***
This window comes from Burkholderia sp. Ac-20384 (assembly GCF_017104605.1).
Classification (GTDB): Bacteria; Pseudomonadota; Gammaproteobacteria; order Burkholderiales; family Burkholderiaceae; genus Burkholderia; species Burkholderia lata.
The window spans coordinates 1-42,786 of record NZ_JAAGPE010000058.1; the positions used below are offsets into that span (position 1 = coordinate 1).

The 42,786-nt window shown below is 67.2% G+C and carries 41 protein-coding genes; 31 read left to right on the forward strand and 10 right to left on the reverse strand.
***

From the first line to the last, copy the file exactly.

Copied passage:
This window comes from Burkholderia sp. Ac-20384 (assembly GCF_017104605.1).
Classification (GTDB): Bacteria; Pseudomonadota; Gammaproteobacteria; order Burkholderiales; family Burkholderiaceae; genus Burkholderia; species Burkholderia lata.
The window spans coordinates 1-42,786 of record NZ_JAAGPE010000058.1; the positions used below are offsets into that span (position 1 = coordinate 1).

The 42,786-nt window shown below is 67.2% G+C and carries 41 protein-coding genes; 31 read left to right on the forward strand and 10 right to left on the reverse strand.